Now Tchaikovsky 5 or Vaughan Williams 3, even though I've heard many times, and know what is coming up, still moves me like no other. Maybe it is the incredible efficiency of Mozart and Beethoven, that makes me spent?
    I know exactly what you mean regarding Vaughan Williams. There is a quality to his music that is unique. I've never understood the pastoral criticism; it's what I love about him.

    I didn't include RVW in my top 5, but he's right up there.

  17. #58
    Senior Member Haydn67's Avatar
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    Quote Originally Posted by janxharris View Post
    I know exactly what you mean regarding Vaughan Williams. There is a quality to his music that is unique. I've never understood the pastoral criticism; it's what I love about him.
    I concur with your sentiments

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  19. #59
    Senior Member Allerius's Avatar
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    I've just counted the number of times that each symphony was cited here on this thread until post #56. I did not consider works that weren't published as symphonies, and I only considered the first five when people cited more. The results are below:

    Most cited symphonies that were cited at least three times (in chronological order when the number of citations was the same):

    1. Beethoven - Symphony No. 3 in E-flat major, "Eroica", Op. 55 (1804) -> 10 times;
    2. Beethoven - Symphony No. 9 in D minor, "Choral", Op. 125 (1824) -> 9 times;

    3. Berlioz - Symphony No. 1 in C major, "Symphonie fantastique", Op. 14 (1830) -> 7 times;
    4. Mahler - Symphony No. 9 in D major (1909) -> 7 times;
    5. Mozart - Symphony No. 41 in C major, "Jupiter", K. 551 (1788) -> 6 times;
    6. Beethoven - Symphony No. 6 in F major, "Pastoral", Op. 68 (1808) -> 6 times;
    7. Tchaikovsky - Symphony No. 5 in E minor, Op. 64 (1888) - 6 times;
    8. Brahms - Symphony No. 4 in E minor, Op. 98 (1885) -> 5 times;
    9. Mahler - Symphony No. 2 in C minor, "Ressurection" (1894) -> 5 times;
    10. Sibelius - Symphony No. 5 in E-flat major, Op. 82 (1919) -> 5 times;
    11. Beethoven - Symphony No. 5 in C minor, Op. 67 (1808) -> 4 times;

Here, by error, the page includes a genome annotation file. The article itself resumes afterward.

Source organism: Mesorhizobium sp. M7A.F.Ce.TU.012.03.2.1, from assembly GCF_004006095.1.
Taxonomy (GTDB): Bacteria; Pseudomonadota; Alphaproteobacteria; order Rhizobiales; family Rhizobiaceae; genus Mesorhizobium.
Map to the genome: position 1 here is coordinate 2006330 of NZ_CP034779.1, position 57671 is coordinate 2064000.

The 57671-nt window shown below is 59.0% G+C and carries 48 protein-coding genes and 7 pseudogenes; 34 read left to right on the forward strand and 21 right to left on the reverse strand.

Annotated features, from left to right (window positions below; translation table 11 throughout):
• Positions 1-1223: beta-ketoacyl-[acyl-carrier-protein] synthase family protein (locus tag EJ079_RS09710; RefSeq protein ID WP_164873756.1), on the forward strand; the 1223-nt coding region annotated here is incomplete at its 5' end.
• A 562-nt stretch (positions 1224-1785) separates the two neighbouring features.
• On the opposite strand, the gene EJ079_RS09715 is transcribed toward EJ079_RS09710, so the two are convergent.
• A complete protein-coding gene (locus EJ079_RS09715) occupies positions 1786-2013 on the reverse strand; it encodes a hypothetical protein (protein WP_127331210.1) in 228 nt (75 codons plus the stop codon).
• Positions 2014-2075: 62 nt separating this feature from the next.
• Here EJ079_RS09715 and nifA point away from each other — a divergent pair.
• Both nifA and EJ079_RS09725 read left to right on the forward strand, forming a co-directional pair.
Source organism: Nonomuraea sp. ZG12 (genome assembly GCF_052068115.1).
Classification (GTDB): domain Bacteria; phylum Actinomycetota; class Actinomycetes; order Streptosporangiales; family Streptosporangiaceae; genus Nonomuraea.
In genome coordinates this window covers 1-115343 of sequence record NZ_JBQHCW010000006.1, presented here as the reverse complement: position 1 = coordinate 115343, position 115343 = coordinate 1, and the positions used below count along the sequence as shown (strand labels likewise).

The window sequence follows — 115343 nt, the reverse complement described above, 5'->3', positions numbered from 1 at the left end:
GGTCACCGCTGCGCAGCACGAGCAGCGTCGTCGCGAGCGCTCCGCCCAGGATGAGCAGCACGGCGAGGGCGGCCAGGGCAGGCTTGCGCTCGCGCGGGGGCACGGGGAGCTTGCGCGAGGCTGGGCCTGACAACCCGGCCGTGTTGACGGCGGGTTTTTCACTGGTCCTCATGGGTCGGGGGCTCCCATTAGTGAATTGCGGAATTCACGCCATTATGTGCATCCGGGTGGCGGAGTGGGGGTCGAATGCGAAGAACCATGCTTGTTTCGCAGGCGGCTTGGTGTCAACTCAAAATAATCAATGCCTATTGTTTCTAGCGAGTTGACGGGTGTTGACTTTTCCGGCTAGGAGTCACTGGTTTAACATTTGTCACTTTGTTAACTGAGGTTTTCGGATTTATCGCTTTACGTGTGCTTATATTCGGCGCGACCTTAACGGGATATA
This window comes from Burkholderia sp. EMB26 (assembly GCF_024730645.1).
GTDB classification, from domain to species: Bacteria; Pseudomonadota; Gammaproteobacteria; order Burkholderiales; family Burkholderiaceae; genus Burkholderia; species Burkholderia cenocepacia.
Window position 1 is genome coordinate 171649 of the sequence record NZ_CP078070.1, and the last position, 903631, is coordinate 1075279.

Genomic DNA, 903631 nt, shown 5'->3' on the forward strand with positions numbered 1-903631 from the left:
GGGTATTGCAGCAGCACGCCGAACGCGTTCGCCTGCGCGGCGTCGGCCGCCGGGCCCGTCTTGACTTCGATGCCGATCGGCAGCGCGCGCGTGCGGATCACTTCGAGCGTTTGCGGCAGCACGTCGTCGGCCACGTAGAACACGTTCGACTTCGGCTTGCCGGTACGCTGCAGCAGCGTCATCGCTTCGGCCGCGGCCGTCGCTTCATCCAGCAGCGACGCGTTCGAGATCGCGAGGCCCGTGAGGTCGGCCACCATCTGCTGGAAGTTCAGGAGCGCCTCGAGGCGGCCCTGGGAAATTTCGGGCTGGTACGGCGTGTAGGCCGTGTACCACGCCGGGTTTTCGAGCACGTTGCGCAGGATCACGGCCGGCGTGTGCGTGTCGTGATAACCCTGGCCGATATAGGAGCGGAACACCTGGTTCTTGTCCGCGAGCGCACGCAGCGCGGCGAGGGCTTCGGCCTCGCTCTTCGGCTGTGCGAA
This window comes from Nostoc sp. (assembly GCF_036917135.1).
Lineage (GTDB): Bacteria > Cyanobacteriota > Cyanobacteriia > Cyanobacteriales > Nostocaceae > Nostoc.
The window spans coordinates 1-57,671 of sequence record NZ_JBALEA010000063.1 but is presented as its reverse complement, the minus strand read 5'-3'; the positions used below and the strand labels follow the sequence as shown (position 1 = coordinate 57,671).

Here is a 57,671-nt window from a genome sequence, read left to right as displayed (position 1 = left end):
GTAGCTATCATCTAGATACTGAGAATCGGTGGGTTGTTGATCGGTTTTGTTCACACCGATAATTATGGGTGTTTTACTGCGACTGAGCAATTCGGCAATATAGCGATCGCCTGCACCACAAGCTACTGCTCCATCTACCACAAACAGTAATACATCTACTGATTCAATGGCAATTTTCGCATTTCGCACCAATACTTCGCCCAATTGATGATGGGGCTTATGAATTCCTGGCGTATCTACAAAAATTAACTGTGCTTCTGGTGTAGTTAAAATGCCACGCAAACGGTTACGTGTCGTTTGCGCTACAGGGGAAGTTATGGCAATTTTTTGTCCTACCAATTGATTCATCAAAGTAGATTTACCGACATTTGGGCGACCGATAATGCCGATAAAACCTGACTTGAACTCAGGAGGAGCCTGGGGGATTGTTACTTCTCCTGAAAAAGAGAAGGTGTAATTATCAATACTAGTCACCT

12. Beethoven - Symphony No. 7 in A major, Op. 92 (1812) -> 4 times;

    13. Brahms - Symphony No. 3 in F major, Op. 90 (1883) -> 4 times;
    14. Bruckner - Symphony No. 8 in C minor, "The Apocalyptic", WAB 108 (1890) -> 4 times;
    15. Tchaikovsky - Symphony No. 6 in B minor, "Pathétique", Op. 74 (1893) -> 4 times;
    16. Mozart - Symphony No. 40 in G minor, K. 550 (1788) -> 3 times;
    17. Schubert - Symphony No. 9 in C major, "The Great", D 944 (1828) -> 3 times;
    18. Mahler - Symphony No. 5 in C-sharp minor (1902) -> 3 times;
    19. Sibelius - Symphony No. 2 in D major, Op. 43 (1902) -> 3 times;
    20. Mahler - Symphony No. 6 in A minor (1906) -> 3 times.

    Most cited composers that were cited at least three times (the older first when more than one cited the same number of times):

    1. Ludwig van Beethoven (1770-1827) - 36 times;
    2. Gustav Mahler (1860-1911) - 28 times;
    3. Johannes Brahms (1833-1897) - 12 times;
    4. Pyotr Ilyich Tchaikovsky (1840-1893) - 11 times;
    5. Jean Sibelius (1865-1967) - 11 times;
    6. Wolfgang Amadeus Mozart (1756-1791) - 10 times;
    7. Anton Bruckner (1824-1896) - 10 times;
    8. Hector Berlioz (1803-1869) - 7 times;
    9. Franz Schubert (1797-1828) - 5 times;
    10. Dmitri Shostakovich (1906-1975) - 5 times;
    11. Robert Schumann (1810-1856) - 4 times;
    12. Antonín Dvořák (1841-1904) - 4 times;
    13. Joseph Haydn (1732-1809) - 3 times;
    14. Edward Elgar (1857-1934) - 3 times;
    15. Sergei Prokofiev (1891-1953) - 3 times.
    Last edited by Allerius; Nov-10-2018 at 23:23. Reason: I had forgotten Tchaikovsky's Fifth.
    “To do good whenever one can, to love liberty above all else, never to deny the truth, even though it be before the throne.” - Ludwig van Beethoven.